We spoke awhile and then Liza came into sight with Amanda pacing her. Walking and looking tired. I found out later she was moving fast coming down sugarloaf into Mayqueen. Liza sat a little bit, I was ready with all her bottles and nutrition in my pack and we were off in less than 2 minutes. Just out of Mayqueen, Chris and Mike , Liza’s friends from Colorado Springs, were there to see us off. My job at this point was to keep Liza motivated, get her to the finish while making sure she hydrates and takes in nutrition. I had two bottles of her nutritional mix, gels, jelly beans (her favorite) and crackers. She would have nothing to do with her Drink mix. “You may as well pitch them,” she said after I had tried to make her drink them. Crackers are what she preferred. Reminding her to drink often we moved down the lakeside trail on this moonlit night. Liza was to comment on how pretty the night was. An almost full moon illuminated the night and it's reflection gleamed off the soft ripples of the water. The trail straddled the lake, which was to our right and a steep hill thick with pine trees to our left. The trail had slight inclines and descents and sometimes was very narrow. Stationary rocks littered the trail and it crossed a little stream. She wanted me in front of her, but I was constantly turning to see that she was OK. Tired as she was I worried she may slip off the narrow trail. Maybe I worried too much. Liza thanked me for being there and I said I wouldn’t want to be anywhere else right now. The pace was slower than what I am used to seeing her run, but then she was 90 miles into the run. Campers and night mountain bikers were there cheering us on and showing us the way to the trails as it crossed access points to the lake. Some campers gave us water when we needed it. Pausing occasionally I remembered what Amanda told me, “Make sure she takes deep breaths when she walks.” I reminded Liza of this often. At times there was silence, but as well as I know Liza, being out there together I felt we were always engaged and connected. And there are emotions that are expressed and conversation that will forever remain between Runner and pacer. I asked her to drink often. When the crackers ran out she took in a gel. On the final climb to the road leading to the finish, Liza said “Lets get this thing over with” and she began a very fast paced hike. I had difficulty keeping up! Although the running had ceased, she was moving! Reaching the road, with one mile to go, Amanda and Chris were there to join us in. We laughed with her, encouraging her and overjoyed that Liza was at this point. And very happy to be part of it with her.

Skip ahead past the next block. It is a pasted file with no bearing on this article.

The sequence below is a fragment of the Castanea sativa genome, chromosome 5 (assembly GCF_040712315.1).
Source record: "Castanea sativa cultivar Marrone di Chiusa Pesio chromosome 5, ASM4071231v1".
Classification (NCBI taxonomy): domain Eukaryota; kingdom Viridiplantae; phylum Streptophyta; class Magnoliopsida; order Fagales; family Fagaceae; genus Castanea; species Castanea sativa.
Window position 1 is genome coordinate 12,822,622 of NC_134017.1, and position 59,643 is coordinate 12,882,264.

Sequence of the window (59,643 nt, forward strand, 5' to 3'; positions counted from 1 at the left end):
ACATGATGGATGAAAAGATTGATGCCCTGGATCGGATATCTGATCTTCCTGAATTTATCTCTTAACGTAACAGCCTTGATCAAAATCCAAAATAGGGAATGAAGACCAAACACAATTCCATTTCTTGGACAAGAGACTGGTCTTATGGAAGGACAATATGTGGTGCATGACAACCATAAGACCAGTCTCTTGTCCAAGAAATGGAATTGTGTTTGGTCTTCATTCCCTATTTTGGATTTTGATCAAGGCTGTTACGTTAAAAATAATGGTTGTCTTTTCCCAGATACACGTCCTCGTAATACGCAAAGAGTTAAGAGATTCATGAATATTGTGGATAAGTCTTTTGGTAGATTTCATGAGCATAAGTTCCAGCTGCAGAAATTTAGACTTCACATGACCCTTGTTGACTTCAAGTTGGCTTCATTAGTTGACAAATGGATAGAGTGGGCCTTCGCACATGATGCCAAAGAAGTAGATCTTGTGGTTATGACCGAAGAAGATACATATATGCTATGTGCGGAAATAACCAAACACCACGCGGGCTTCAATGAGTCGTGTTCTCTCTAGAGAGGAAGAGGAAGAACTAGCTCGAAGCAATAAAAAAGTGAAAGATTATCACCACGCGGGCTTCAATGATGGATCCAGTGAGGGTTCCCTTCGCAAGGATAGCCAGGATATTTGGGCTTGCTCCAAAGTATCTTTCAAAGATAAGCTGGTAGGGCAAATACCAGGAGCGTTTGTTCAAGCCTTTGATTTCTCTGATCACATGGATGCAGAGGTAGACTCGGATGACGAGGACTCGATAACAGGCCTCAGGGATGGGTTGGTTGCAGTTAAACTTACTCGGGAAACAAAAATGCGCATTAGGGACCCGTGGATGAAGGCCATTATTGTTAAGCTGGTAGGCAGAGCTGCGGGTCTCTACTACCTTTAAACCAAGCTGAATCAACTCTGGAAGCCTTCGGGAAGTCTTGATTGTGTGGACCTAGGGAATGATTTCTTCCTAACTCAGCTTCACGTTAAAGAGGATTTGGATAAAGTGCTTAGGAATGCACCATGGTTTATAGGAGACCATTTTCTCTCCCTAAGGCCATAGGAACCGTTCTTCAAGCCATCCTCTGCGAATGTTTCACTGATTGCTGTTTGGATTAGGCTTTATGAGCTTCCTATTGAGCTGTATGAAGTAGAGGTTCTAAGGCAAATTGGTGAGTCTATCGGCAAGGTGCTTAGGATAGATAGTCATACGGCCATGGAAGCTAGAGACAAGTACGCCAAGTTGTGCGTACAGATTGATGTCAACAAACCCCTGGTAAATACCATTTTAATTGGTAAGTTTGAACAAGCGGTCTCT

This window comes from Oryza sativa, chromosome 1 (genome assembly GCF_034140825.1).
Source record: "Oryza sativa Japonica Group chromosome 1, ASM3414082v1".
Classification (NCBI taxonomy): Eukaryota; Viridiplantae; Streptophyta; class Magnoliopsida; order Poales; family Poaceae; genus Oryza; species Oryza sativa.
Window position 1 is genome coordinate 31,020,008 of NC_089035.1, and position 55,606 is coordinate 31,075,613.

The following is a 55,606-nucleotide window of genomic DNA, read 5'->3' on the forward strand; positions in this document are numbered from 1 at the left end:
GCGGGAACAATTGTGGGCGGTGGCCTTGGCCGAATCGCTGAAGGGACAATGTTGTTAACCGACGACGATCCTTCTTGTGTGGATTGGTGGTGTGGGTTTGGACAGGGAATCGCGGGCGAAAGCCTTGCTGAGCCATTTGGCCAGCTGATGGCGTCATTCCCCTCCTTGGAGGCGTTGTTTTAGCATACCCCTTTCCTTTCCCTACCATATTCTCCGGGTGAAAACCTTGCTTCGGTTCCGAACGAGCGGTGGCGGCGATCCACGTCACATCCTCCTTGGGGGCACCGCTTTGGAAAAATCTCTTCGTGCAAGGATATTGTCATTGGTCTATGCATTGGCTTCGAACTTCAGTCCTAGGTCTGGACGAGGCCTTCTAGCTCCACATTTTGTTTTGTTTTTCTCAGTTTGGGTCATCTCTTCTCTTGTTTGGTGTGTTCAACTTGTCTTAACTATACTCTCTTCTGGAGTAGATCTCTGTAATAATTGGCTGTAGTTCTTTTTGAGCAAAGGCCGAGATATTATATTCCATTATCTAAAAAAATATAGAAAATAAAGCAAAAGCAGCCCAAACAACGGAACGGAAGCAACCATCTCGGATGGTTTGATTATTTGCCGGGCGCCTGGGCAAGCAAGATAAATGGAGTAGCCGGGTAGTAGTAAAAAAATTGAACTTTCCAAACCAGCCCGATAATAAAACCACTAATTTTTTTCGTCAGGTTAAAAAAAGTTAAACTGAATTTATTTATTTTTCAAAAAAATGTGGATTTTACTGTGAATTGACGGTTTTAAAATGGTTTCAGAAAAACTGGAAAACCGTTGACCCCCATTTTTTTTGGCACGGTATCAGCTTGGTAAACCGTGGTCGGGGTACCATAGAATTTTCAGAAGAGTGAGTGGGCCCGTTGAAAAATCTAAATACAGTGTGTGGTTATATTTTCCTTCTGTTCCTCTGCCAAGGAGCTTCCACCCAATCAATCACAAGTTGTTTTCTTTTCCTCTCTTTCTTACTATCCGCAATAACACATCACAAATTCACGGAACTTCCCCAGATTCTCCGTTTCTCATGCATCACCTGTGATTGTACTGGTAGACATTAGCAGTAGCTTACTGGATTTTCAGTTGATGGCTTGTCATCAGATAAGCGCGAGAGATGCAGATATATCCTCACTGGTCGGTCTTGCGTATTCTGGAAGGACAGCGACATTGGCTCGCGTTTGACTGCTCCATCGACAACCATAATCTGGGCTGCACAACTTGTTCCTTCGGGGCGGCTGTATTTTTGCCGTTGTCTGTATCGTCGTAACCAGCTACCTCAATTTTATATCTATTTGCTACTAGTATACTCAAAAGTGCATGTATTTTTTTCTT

Liza began to run, we faded back as she reached the Finish line at 21:19:45. She won! First Female in.
Crewing and pacing is so rewarding. Thanks Liza and congratulations.